you would take home to your parents that would have some useful tips here what you should stock in your fallout shelter and how you should respond to what the warning signals were that you should listen to and how to protect yourself from fallout at home or at the office. this really was part of what i discovered as i researched and embarked on the journey of writing this book this incredibly complex reimagining american society in the 1950s when the war first began through the 1950s there were big annual national nuclear war exercises known as the operation alert that were the president
and his cabinet would disappear into the virginia mountains to practice nuclear war for three or four days at a time. new york city would host evacuation drills where everyone where the buses the new york city buses would pull over and people would practice fleeing in fallout shelters. the new york stock exchange would shut down as part of the city of portland oregon conducted of full-scale dress evacuation of portland, oregon, 200,000 people. 1000 square blocks of the city practiced evacuating out of the city to appoint miles out of the city limit in order to prepare for what this nuclear war would be. part of this the us government
had to reimagine what the world would look like after nuclear war. you could probably still spot them around this fading orange and black fallout shelter sign. as is and city halls and what that meant the cold war those were stocked with supplies and those were pre- designated that the government put food water and sanitation supplies and everything you could need to survive for two weeks in the basement and in those makeshift bunkers that you quickly to an event of his prize that this included the mass production of the all-purpose survival biscuit
which was america's designated food for nuclear war. it was a usda project, a survival crackers, biscuits and manufactured by kroger in nabisco and 160 million tons of these biscuits manufactured in the united states sealed up within tins and 434 biscuits for every ten hidden inside these fallout shelters across the country ready for the sustenance necessary to survive nuclear w war. >> that is too grim. if people have been through a nuclear war you could spring for chocolate chip. [laughter] >> so, what i love about the biscuits is they came with an instruction manual. i love the idea of the 1958 some usda employees sitting down somewhere to write an instruction manual on how to eat a cracker.
[laughter] the instruction that came with a cracker said every adult gets six crackers a day, 125 calories every cracker. if you're doing that math real quickly in your head that's not a lot of calories. the suggestion in the instruction manual was that you should break that into six separate meals over the course of the day because there wasn't a lot else to do in the fallout shelter so if you broke it into six, one cracker meals that maximized the entertainment value of the crackers and then after the two weeks when the crackers iran out the fallout would have, in theory, lessened and then we would flee out of the following shelters and out into our national parks. the idea that the national parks would not be targeted by nuclear war and so the friendly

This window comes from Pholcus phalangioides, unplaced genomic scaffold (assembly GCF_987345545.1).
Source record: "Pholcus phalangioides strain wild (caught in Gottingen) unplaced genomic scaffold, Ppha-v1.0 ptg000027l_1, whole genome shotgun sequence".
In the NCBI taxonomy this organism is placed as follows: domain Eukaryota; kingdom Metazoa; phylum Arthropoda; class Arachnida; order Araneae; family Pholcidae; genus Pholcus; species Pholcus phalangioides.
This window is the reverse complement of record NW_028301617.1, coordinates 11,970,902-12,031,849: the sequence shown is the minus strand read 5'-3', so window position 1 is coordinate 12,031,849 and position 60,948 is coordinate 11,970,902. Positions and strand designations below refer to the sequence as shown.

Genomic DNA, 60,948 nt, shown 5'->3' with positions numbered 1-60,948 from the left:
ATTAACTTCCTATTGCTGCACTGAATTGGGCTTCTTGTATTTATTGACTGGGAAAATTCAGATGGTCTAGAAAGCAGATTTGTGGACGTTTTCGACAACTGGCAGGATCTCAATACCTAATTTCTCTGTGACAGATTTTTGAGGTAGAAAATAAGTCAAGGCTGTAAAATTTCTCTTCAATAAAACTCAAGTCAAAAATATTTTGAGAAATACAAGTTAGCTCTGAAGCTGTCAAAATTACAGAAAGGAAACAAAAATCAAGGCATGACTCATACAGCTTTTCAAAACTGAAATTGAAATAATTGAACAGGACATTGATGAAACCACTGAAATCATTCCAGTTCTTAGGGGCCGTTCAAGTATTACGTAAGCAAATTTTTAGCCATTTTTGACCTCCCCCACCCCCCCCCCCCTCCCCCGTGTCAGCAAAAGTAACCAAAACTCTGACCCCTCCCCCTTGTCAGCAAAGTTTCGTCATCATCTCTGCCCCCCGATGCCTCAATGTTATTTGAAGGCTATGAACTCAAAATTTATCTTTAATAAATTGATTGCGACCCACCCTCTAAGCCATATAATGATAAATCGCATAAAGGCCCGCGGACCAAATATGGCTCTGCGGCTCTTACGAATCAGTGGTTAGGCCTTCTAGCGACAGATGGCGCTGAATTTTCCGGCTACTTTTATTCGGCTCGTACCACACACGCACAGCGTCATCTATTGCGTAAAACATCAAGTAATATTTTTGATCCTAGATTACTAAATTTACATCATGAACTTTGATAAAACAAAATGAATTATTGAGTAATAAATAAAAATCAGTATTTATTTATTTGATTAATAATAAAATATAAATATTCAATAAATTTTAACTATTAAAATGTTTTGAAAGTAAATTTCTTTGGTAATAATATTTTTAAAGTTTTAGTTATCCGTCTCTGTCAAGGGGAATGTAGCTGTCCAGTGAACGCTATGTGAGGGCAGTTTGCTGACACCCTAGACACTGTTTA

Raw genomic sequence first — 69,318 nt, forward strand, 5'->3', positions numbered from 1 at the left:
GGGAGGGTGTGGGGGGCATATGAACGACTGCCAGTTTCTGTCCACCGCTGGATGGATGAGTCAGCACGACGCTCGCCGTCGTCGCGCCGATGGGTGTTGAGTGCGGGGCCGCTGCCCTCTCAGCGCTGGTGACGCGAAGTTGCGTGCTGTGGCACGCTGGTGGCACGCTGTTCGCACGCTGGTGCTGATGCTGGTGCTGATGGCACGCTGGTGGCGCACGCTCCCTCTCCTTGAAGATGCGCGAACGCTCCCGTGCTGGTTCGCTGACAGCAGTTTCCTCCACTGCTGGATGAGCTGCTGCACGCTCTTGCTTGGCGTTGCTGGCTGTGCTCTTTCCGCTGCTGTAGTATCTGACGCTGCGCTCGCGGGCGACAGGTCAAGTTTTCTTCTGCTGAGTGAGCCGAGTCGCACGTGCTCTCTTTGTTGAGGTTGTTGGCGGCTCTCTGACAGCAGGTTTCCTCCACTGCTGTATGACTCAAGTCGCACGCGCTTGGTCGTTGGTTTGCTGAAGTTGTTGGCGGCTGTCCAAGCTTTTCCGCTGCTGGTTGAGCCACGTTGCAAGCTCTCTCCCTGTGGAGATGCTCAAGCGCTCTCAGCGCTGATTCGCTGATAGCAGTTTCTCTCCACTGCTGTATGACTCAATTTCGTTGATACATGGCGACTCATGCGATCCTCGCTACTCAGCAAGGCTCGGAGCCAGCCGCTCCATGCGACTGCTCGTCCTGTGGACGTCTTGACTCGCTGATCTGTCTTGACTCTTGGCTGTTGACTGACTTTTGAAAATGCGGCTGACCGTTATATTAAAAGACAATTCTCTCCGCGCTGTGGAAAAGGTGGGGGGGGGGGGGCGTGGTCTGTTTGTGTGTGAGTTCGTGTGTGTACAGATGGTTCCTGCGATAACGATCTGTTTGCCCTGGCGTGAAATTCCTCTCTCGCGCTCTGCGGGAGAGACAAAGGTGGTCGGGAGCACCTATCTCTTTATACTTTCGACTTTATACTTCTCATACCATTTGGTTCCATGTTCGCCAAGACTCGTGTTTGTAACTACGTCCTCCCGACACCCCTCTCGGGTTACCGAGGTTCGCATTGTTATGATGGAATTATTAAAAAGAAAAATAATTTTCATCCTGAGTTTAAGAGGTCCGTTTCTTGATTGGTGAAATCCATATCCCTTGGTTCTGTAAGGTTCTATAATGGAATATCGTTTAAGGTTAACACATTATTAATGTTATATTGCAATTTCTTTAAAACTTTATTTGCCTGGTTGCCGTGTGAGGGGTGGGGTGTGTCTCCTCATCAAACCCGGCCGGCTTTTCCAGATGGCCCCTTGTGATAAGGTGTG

neighborhood park rangers would have sent those two weeks while everyone was hiding out in the shelters eating their biscuits setting up refugee camps across the country in places like yosemite and blue ridge mountains and that you would flee out there and when you arrived you would receive this which is form 810 from the post office and the safety notification card and it's the agency in charge of registering the dead and figuring out who was still alive in the united states. the post office been the agency that has the best records of who lives where and so, you know, you would address it to someone you wanted to tell who had survived nuclear war and on the back of the safety education card you would fill out your
name and the names of any family members or friends who had survived with you. the government would collect all of these and begin to tally the dead. what is great about it is a postage was suspended after the nuclear war so you do not -- when you go home today you could take the forever stamps out of your bug out kit because the government had thought this all the way through and this was what was so amazing about going back that the government had thought through every aspect of this and the irs had its full plan for how they would levy taxes on america on the apocalypse because if the one thing didn't get you the other of life's inevitable's would still be there and so you would still be confronted with the taxes and of course the irs had
a text force who sat down and study this and they decided that income taxes or property taxes would be inequitable because people would have had fared differently in nuclear war and it wouldn't be fair to charge you on the prewar value of your destroyed property. we would switch as a country to european-style back tax and a consumption -based tax that would fund the government going forward and every aspect every aspect was bought through and steven and i were talking about this for the panel but that's a unique sense of decision-making that the government had. the federal reserve man a bunker in mount pony, virginia that had room for the federal reserve chairman and the board of governors and the key federal